To summarise the issue of Hong Kong, we should restate three main points. The first is the history of Hong Kong as first a Chinese city, then a British-controlled colony and now a SAR operating under Beijing’s “one country, two systems” policy. The second is that, in comparison to China, Hong Kong’s economic system is operating poorly in recent times. This has resulted in China wanted to go back on its “one country, two systems” deal and operate Hong Kong themselves. The third and final is the debate over whether the withdrawal of United States’ military around China would help or hinder Hong Kong’s desire to remain a free market economy.
Xinjiang – Cultural Genocide or a Pragmatic Solution to Terrorism?
Moving now to the issue of Xinjiang and the population of Uyghur Muslims that are, if you listen to the Western press, undergoing massive repression. It should be immediately curious that a Western press which looks past the Western sponsoring of the genocide of Muslims in Yemen are so intently focused on the persecution of Muslims in China. This is yet another case of the media seeing what it wants you to see and thinking what it wants you to think – some of Jordan Peterson’s Rule 6 is in order: set your own house in order before you criticize the world.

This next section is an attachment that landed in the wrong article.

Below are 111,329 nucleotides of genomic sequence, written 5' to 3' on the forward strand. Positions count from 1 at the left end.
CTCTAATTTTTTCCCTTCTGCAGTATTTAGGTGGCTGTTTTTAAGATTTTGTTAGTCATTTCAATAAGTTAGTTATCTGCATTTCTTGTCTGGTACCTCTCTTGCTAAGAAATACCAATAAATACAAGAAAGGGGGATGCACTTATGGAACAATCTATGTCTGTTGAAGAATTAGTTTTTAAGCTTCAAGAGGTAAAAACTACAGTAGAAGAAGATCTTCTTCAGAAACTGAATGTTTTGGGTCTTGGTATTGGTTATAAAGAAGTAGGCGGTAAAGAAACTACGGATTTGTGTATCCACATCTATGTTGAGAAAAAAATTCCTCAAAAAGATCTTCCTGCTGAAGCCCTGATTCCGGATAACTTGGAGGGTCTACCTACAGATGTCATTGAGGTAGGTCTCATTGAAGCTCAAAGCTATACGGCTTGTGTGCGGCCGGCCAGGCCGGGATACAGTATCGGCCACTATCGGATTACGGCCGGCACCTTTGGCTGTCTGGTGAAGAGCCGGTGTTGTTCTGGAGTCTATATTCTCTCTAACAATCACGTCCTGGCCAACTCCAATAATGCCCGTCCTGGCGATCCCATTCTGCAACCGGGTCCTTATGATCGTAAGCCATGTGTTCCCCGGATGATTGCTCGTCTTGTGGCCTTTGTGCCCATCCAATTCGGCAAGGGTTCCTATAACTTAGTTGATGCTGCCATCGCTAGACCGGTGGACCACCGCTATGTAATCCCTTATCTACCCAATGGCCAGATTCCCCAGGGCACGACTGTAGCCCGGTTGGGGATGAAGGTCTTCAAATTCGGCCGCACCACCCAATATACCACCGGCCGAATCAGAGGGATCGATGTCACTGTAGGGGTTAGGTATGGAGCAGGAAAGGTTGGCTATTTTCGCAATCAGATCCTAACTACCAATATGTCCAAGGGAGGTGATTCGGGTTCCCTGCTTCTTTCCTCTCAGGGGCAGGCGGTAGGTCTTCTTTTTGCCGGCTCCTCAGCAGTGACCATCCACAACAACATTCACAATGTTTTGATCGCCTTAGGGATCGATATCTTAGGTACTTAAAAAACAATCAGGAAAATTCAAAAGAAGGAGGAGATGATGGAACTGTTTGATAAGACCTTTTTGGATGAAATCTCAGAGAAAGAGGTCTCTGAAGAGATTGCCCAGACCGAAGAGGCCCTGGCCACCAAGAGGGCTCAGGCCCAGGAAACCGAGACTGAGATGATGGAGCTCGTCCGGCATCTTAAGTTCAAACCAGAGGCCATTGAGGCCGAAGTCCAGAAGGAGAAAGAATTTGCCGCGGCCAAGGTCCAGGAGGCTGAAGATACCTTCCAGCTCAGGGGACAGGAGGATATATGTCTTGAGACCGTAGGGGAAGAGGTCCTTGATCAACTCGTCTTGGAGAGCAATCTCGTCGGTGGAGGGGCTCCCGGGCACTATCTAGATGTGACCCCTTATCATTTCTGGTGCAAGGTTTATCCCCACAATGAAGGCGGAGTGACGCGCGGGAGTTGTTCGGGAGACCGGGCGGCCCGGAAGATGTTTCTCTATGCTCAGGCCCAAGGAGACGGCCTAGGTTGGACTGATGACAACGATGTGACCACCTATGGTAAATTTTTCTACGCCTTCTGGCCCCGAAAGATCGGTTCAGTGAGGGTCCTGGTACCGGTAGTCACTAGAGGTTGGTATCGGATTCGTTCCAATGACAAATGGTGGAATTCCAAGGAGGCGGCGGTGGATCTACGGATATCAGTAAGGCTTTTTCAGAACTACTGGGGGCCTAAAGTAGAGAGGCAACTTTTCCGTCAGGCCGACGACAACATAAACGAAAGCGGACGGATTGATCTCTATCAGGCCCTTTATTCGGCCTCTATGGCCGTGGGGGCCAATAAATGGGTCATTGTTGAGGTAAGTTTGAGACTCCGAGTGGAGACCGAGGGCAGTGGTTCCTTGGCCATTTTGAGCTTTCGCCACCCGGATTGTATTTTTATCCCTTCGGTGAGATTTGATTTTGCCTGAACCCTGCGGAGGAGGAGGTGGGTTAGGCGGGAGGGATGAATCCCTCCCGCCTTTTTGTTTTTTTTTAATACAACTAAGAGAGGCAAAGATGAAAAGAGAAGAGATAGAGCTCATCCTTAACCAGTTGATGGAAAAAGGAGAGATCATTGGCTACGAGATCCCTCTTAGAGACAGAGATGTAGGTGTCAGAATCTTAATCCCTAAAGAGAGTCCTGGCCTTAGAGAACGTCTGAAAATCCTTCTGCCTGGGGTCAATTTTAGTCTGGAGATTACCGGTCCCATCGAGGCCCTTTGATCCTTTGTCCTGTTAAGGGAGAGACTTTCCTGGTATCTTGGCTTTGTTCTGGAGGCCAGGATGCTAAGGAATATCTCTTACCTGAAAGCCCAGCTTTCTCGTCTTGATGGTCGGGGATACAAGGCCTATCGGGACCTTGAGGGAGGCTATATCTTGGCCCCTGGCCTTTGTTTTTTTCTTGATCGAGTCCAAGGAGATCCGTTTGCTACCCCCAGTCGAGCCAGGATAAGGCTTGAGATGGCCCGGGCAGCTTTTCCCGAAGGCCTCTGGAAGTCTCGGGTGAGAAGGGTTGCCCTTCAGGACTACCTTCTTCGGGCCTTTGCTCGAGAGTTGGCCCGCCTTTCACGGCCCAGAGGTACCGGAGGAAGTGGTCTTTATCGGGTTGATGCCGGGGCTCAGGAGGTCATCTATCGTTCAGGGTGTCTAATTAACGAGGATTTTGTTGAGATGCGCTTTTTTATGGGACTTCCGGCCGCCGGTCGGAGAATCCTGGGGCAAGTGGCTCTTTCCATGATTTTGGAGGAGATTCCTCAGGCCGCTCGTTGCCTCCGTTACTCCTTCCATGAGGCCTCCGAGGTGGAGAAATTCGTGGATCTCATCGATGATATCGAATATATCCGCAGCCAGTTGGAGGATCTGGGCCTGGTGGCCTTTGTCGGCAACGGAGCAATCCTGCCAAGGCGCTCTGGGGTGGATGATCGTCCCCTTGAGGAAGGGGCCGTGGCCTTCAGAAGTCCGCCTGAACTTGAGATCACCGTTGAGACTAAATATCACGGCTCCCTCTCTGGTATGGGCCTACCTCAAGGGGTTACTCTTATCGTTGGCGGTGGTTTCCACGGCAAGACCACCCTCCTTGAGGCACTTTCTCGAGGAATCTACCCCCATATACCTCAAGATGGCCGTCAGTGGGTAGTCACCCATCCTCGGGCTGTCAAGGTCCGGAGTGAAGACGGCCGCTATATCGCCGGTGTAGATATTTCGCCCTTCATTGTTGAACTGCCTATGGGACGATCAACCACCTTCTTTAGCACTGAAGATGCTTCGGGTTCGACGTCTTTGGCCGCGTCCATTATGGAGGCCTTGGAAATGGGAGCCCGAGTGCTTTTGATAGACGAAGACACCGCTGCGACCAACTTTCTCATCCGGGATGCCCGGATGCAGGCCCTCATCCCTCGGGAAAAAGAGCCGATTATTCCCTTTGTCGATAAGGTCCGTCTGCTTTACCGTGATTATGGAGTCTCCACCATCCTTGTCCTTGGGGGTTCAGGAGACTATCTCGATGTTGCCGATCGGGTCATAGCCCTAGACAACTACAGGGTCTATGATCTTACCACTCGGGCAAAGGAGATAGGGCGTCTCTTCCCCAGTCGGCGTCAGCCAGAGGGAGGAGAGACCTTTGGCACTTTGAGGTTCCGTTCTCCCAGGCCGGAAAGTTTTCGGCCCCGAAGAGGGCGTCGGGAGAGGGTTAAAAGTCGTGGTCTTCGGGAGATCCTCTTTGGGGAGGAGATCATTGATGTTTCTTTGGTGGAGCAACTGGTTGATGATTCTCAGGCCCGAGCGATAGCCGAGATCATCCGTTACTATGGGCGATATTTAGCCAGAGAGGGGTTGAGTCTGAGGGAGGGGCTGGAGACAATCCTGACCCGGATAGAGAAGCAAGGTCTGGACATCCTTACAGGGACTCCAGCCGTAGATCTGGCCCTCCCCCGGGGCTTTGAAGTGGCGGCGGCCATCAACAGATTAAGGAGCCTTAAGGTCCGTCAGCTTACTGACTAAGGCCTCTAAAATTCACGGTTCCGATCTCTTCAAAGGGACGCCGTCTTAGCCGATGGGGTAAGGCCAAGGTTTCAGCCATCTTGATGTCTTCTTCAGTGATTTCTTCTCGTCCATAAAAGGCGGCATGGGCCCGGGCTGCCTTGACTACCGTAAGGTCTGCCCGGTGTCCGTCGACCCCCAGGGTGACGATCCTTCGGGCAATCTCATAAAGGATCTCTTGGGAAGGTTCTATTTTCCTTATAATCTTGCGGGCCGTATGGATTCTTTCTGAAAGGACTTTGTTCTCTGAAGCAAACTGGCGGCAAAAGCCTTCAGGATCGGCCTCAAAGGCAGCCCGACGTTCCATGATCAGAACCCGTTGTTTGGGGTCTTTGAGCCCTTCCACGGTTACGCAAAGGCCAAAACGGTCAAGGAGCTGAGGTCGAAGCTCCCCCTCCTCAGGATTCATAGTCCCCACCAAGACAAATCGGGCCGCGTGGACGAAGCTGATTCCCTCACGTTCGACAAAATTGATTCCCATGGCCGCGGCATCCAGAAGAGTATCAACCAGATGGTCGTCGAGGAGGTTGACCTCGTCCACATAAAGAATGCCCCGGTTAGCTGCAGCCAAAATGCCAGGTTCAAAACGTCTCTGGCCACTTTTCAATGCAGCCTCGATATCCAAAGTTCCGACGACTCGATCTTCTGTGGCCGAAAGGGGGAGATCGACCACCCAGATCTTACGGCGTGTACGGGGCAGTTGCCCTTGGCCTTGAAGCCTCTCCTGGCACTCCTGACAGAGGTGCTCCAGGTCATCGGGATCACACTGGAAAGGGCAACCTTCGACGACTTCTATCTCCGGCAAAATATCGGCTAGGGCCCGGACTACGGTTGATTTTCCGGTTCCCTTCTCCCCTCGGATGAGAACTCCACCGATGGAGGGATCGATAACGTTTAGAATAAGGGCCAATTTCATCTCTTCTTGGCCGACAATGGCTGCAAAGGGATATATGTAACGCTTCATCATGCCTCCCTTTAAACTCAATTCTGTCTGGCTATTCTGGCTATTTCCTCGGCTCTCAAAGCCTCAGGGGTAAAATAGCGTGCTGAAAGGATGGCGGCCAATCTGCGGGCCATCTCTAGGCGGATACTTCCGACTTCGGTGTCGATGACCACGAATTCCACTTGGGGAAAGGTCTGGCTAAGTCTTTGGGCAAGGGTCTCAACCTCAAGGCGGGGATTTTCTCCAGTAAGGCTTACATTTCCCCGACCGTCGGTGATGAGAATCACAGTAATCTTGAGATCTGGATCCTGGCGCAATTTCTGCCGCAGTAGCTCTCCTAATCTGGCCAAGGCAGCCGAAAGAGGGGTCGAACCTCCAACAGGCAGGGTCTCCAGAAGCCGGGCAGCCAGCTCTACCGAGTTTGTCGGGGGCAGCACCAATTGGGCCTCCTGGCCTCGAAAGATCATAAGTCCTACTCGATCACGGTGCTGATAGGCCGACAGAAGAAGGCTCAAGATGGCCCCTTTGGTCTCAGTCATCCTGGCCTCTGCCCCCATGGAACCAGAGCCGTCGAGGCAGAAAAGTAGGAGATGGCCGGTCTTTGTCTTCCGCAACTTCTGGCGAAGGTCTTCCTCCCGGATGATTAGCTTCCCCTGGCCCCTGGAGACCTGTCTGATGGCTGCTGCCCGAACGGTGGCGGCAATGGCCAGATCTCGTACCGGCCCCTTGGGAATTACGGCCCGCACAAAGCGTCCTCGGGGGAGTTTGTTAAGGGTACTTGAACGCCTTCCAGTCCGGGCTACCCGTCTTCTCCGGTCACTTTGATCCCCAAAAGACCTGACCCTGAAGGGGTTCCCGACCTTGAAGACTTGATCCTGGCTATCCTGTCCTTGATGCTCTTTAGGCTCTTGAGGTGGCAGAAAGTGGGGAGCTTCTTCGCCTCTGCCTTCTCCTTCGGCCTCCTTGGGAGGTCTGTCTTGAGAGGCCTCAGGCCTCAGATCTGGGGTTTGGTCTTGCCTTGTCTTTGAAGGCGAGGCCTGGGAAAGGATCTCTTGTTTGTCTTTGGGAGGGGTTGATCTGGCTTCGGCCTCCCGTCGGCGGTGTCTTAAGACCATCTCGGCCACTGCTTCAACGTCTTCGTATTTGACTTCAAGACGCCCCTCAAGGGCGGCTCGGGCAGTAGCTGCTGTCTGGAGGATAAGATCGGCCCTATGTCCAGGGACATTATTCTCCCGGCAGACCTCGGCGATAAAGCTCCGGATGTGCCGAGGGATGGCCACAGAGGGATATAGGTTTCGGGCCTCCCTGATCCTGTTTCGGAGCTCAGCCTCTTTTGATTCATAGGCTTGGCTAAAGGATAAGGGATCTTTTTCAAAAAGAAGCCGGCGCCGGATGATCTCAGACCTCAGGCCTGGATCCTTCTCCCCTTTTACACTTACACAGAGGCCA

In order to understand the situation in Xinjiang, one must first understand the history of Afghanistan. Before 1973, Afghanistan was run as a monarchy until Daoud overthrew them, together with the PDP, to become a republic. Soon enough, the CIA were involved. Daoud was convinced by the Iranian Shah and other US allies to abandon the parties that allowed him to overthrow the monarchy, namely the PDP. After repression of his citizens and especially PDP party members, 1978 saw a new change of government. The PDP, led by Taraki, overthrew Daoud and presented a truly reforming policy platform. Their goals were to eradicate illiteracy which was then at 90%, to implement land reform while maintaining private property, to build up the almost non-existent public sector and union movement and to create a separation between church and state. If you’ve read anything about post-war U.S. history, you’ll know that this surely wouldn’t fly.